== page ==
Saturday, May 12, 2018

Assessment and Treatment of the Channel Sinews: Pes Planus

Fig. 1: A technique referenced below which can be used for pes planus 

Last Fall, Matt Callison and I put together a presentation for the Pacific Symposium in San Diego, CA. We presented on pes planus, a condition where the foot rolls into excessive pronation during weight bearing due to a collapse of the medial arch.

In the presentation, we discussed assessment and treatment of pes planus and discussed some common injuries associated with it. The role the channel sinews (jingjin) play in proper support of the medial arch and how imbalances can contribute to pes planus was emphasized. This month, Matt Callison will be expanding on this presentation for the keynote presentation at the Sports Acupuncture Alliance. I won't be able to make this event, but thought I would write a bit of an intro for those attending. You can consider this a study guide.

For those not able to attend, you can get a small flavor of the class and start to play with some of the information. If you are interested in expanding on this, it is taught in the Sports Medicine Acupuncture Certification starting in San Diego, June 19-24.

Fig. 2 Pronation includes dorsiflexion, eversion, and abduction;
supination includes plantarflexion, inversion, and adduction.
During gait, the foot is in supination at heel strike. After heel strike and as the weight travels into the foot, it transitions into pronation as it absorbs the body's weight (Fig. 2).

Normal pronation causes an increase in tension (a good thing, in this case) as the elastic myofascial structures in the foot are lengthened. The result of this is an elastic recoil which helps propel the weight off the foot and back into supination.

Fig. 3
In pes planus, the foot over-pronates and cannot recover into supination for adequate push-off from the big toe (Fig. 3).

Due to the altered mechanics in the foot and into the leg, pes planus sets a person up for a host of potential injuries such as plantar faciosis, Morton's neuroma, tibialis posterior tendinopathy, tarsal tunnel syndrome, Achilles tendinopathy, shin splints, medial knee injuries and injuries into the low back and hip. Clinicians working with these conditions will achieve far better results if they help correct pes planus, thus reducing the mechanical strain that led to the injury.

For the acupuncturist, it is important to understand the channel relationships associated with pes planus. This can be facilitated by looking at the muscles and other fascial structures which support the medial arch and understanding which channel sinew they are part of. The two main channel sinews which support the medial arch are the Spleen and the Kidney. The relevant anatomy is below:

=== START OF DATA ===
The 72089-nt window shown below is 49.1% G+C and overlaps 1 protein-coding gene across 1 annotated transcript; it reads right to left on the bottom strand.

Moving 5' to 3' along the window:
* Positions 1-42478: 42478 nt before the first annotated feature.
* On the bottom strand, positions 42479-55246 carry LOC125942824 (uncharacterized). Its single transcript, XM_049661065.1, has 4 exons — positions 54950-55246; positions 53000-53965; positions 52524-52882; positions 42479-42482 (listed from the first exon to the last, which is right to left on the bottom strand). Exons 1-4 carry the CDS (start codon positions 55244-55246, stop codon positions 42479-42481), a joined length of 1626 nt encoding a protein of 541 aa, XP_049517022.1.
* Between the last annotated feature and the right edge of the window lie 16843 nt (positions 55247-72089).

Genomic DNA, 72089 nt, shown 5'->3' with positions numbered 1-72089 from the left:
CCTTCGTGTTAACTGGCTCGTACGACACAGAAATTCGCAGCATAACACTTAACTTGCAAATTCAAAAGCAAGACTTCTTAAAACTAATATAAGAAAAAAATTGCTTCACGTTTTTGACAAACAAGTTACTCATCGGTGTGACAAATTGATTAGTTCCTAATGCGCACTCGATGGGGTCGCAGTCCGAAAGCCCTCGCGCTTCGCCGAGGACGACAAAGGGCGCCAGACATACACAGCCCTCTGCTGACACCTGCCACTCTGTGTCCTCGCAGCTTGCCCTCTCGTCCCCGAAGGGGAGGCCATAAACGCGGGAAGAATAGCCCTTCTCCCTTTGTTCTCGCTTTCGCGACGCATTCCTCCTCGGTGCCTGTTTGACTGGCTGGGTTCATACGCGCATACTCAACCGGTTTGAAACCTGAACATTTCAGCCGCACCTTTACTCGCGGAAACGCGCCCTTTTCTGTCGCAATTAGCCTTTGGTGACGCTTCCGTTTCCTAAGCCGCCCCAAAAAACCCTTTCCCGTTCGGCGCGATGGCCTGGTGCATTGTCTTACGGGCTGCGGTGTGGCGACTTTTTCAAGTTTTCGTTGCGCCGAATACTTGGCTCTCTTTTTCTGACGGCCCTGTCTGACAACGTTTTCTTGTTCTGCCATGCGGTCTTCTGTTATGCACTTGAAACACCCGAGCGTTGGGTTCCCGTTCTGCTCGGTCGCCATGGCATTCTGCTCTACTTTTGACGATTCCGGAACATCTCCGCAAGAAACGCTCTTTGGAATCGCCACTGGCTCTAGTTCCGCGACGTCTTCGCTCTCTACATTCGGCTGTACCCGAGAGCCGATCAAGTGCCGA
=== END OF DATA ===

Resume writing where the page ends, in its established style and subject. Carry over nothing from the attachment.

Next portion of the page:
Fig. 4: Yellow line is tibialis
posterior (medial side) &
anterior (lateral side) - SP&ST;
blue line is peroneus longus
and brevis - UB;
black line is soleus and
abductor hallucis - KID.
  • Spleen jingjin - tibialis posterior, flexor hallucis brevis
  • Kidney jingjin - soleus, plantar fascia (main portion), abductor hallucis
The Stomach jingjin is also involved. A relevant structure is the tibialis anterior which also helps support the medial arch.

In pes planus these structure fail to lift the medial arch, they are inhibited and become over-lengthened as the foot overpronates. The qi of these structures is dropped and needs to be lifted.

In pes planus as the Spleen and Kidney jingjin fails to lift and support the medial arch, other structures become excessively shortened. These structures are part of the Urinary Bladder jingjin and include:
  • Urinary Bladder  jingjin - gastrocnemius, peroneus longus and peroneus brevis, adductor digiti minimi, plantar fascia (lateral band)
In pes planus the Urinary Bladder jingjin is locked-short and is pulling excessively up. The qi of these structures excessively lifts and needs to be dropped and lengthened.

A technique that we teach in SMAC and Matt will be teaching at the Sports Acupuncture Alliance involves needling motor points of the involved structure and lifting, dropping, or lengthening the channel sinew. This is an advanced technique and can best be taught in a class setting. There is a sample in the image at the top of this blog post which involves lengthening the lateral band of the plantar fascia, a myofascial structure which becomes short and tight in pes planus.

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  1. Great article. I really liked the break down of the effects of pes planus over the structures in the leg and foot. Thx Dr Brian Lau